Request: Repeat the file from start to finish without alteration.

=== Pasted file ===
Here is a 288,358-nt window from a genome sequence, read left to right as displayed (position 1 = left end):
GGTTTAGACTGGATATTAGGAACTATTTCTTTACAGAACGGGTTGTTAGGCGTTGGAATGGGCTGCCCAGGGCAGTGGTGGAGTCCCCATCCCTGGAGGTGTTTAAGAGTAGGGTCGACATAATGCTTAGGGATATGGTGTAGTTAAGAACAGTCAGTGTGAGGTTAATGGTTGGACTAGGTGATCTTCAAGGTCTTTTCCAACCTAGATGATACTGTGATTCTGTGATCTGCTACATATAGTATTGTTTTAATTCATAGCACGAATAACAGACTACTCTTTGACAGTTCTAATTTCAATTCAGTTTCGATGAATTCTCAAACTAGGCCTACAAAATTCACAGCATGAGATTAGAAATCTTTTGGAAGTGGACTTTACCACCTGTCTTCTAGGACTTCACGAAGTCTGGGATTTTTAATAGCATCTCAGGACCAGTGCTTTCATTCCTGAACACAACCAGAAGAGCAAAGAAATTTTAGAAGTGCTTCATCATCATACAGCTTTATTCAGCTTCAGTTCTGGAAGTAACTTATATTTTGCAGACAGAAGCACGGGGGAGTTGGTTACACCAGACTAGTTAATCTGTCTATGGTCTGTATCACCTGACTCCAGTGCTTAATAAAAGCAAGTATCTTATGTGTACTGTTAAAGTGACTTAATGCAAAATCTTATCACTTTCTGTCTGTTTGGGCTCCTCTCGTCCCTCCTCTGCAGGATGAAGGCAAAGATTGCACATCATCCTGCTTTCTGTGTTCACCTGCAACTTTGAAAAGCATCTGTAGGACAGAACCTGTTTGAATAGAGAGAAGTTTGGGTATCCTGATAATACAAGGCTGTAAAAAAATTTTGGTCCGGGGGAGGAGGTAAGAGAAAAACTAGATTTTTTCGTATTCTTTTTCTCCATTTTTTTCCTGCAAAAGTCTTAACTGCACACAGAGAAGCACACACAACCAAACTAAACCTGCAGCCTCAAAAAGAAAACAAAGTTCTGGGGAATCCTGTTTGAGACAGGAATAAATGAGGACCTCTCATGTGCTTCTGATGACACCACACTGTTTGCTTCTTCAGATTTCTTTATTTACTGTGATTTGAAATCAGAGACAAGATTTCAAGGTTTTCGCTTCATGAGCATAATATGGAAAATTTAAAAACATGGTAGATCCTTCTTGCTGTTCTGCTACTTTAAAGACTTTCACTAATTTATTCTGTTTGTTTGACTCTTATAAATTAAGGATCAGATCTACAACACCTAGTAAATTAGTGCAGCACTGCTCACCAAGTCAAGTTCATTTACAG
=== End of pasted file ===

Here is a 288,358-nt window from a genome sequence, read left to right as displayed (position 1 = left end):
GGTTTAGACTGGATATTAGGAACTATTTCTTTACAGAACGGGTTGTTAGGCGTTGGAATGGGCTGCCCAGGGCAGTGGTGGAGTCCCCATCCCTGGAGGTGTTTAAGAGTAGGGTCGACATAATGCTTAGGGATATGGTGTAGTTAAGAACAGTCAGTGTGAGGTTAATGGTTGGACTAGGTGATCTTCAAGGTCTTTTCCAACCTAGATGATACTGTGATTCTGTGATCTGCTACATATAGTATTGTTTTAATTCATAGCACGAATAACAGACTACTCTTTGACAGTTCTAATTTCAATTCAGTTTCGATGAATTCTCAAACTAGGCCTACAAAATTCACAGCATGAGATTAGAAATCTTTTGGAAGTGGACTTTACCACCTGTCTTCTAGGACTTCACGAAGTCTGGGATTTTTAATAGCATCTCAGGACCAGTGCTTTCATTCCTGAACACAACCAGAAGAGCAAAGAAATTTTAGAAGTGCTTCATCATCATACAGCTTTATTCAGCTTCAGTTCTGGAAGTAACTTATATTTTGCAGACAGAAGCACGGGGGAGTTGGTTACACCAGACTAGTTAATCTGTCTATGGTCTGTATCACCTGACTCCAGTGCTTAATAAAAGCAAGTATCTTATGTGTACTGTTAAAGTGACTTAATGCAAAATCTTATCACTTTCTGTCTGTTTGGGCTCCTCTCGTCCCTCCTCTGCAGGATGAAGGCAAAGATTGCACATCATCCTGCTTTCTGTGTTCACCTGCAACTTTGAAAAGCATCTGTAGGACAGAACCTGTTTGAATAGAGAGAAGTTTGGGTATCCTGATAATACAAGGCTGTAAAAAAATTTTGGTCCGGGGGAGGAGGTAAGAGAAAAACTAGATTTTTTCGTATTCTTTTTCTCCATTTTTTTCCTGCAAAAGTCTTAACTGCACACAGAGAAGCACACACAACCAAACTAAACCTGCAGCCTCAAAAAGAAAACAAAGTTCTGGGGAATCCTGTTTGAGACAGGAATAAATGAGGACCTCTCATGTGCTTCTGATGACACCACACTGTTTGCTTCTTCAGATTTCTTTATTTACTGTGATTTGAAATCAGAGACAAGATTTCAAGGTTTTCGCTTCATGAGCATAATATGGAAAATTTAAAAACATGGTAGATCCTTCTTGCTGTTCTGCTACTTTAAAGACTTTCACTAATTTATTCTGTTTGTTTGACTCTTATAAATTAAGGATCAGATCTACAACACCTAGTAAATTAGTGCAGCACTGCTCACCAAGTCAAGTTCATTTACAG